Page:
Metric & Imperial Wood Screws Explained
Is there a difference between a Metric or Imperial Wood Screws?
Yes, fundamentally a metric wood screw, will have a slightly different shank, thread and head diameter (size) to that of its imperial equivalent wood screw. Sometimes this is only very subtle and un-noticeable, especially with the smaller gauge wood screws however with larger sizes there can be a considerable difference, especially surrounding the head and shank of the screw.
Which screws are metric and which are imperial?
As a general rule of thumb, typically all new & old slotted wood screws are offered on our website in brass, steel, chrome, nickel, sherardized, black japanned finishes and are still manufactured to an imperial gauge, unless otherwise stated.
Our Stainless Steel Slotted, Countersunk, Round and Raised Head Slotted Wood Screws are all made to a DIN Metric standard, unless otherwise stated.
How do I know which gauge/size of screw to buy?
It all depends on what the application and what you are using the screws for.
The following metric to imperial conversions are widely excepted as the industry norm here in the UK, however there are a few exceptions to the rule, which we will happily advise on if required.
Metric 1.6 mm = 1 Gauge (British Imperial)
Metric 2.0 mm = 2 Gauge (British Imperial)
Metric 2.5 mm = 3 Gauge (British Imperial)
Metric 3.0 mm = 4 Gauge (British Imperial)
Metric 3.5 mm = 6 Gauge (British Imperial)
Metric 4.0 mm = 8 Gauge (British Imperial)
Metric 4.5 mm = 9 Gauge (British Imperial)
Metric 5.0 mm = 10 Gauge (British Imperial)
Metric 5.5 mm = 12 Gauge (British Imperial)
Metric 6.0 mm = 14 Gauge (British Imperial)
Metric 8.0 mm = 16 Gauge (British Imperial)
When buying Stainless Slotted wood screws what should I be aware of?
Product Fact: Typically, all stainless steel slotted wood screws widely available in the UK market are manufactured to a metric gauge (size) and are then advertised & sold with an imperial equivalent (old British size).
What this means is sometimes, more notably with the larger gauges (12’s & 14’s), the head, shank and thread diameter can differ from that of an old imperial (British) wood screw, as the two gauging methods, (metric & imperial gauge), don’t always allow for an exact match, hence the use of the term ‘ Imperial Equivalent’.
It is widely accepted that this is less of a consideration when buying stainless slotted wood screws for use in new joinery work. however, if you are replacing old screws or going into existing ironmongery then you might wish to contact us for additional information & guidance.
back Ground Surrounding imperial and metric wood screws....
Historically, for over 200 years, slotted wood screws were manufactured here in United Kingdom and exported all around the world.
Prior to the 1960’s, the majority of traditional slotted wood screws were manufactured to an imperial gauge range (inches), which was developed in part, by world renowned screw manufacturer ‘Guest, Keen & Nettlefolds’ of Birmingham, England.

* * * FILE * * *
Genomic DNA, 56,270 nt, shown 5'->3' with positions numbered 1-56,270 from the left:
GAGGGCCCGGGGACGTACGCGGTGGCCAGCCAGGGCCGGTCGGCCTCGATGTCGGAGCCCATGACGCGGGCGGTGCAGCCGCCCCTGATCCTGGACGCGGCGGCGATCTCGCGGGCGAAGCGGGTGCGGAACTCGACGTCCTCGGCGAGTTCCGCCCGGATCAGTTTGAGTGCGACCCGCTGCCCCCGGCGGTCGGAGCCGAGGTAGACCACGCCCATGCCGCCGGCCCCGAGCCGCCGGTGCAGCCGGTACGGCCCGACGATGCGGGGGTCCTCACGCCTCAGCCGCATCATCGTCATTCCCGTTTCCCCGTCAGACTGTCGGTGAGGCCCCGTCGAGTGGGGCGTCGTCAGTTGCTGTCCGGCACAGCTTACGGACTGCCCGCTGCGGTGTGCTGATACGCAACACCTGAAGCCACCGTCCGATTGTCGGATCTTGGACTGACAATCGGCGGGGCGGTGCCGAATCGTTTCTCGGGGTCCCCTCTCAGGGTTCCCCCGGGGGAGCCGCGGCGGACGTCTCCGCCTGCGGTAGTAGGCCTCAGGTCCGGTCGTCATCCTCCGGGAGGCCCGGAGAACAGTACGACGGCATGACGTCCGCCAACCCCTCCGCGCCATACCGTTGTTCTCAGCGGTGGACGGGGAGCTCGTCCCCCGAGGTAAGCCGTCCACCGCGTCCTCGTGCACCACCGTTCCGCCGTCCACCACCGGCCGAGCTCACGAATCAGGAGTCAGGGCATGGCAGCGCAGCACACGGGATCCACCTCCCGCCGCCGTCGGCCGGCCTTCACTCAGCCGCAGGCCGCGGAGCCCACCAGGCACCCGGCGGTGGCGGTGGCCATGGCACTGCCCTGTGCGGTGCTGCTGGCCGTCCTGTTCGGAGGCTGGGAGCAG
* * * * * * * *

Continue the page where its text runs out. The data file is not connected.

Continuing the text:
The imperial gauge range can be traced back to the industrial revolution and was the adopted standard for slotted wood screws sold and used throughout the British empire for many years.
This was formalised in the early 1960’s with the introduction of an official 'British Manufacturing Standard' for wood screws developed by the British Standards Institute in conjunction with a wide range of contributors from industry and manufacturing alike.
Unfortunately, the screw manufacturing industry in the UK witnessed a steady decline in the late 1980’s and early 1990’s as British manufacturers found it increasingly difficult to compete with European, Chinese and Indian competitors and also new advances in manufacturing techniques.
Around the late 90’s, we started seeing screws coming into the UK, influenced by the European market, which were produced to a metric standard (millimetres).
Similar to that of the British Standard for wood screws, the Europeans often produced wood screws to a metric standard called ‘DIN’ Standards (DIN = is the German Institute for Standards), which specifies acceptable tolerance such as the head, shank and thread diameter to name but a few, however these tolerances differed from those set out in the British wood screw standard of the 1960's, all be it that there is an overlap and similarities between the two standards.
Today in the UK market place, there is a small range of screws produced to the old British Imperial Standard, however most wood screws (excluding brass) are imported into the UK and sold as metric screws (and not always to a DIN Standard). They are often given an imperial equivalent and thus you will often see screws advertised in both metric and imperial, which can be confusing at times. i.e. (5.0 x 25 mm) 10 x 1”.
I’m still unsure, can you help me?
Yes, of course we can help. Please get in touch either via email, contact form or phone if you are still unsure and we will answer any questions you might have as we have a wide range of practical and technical information to hand.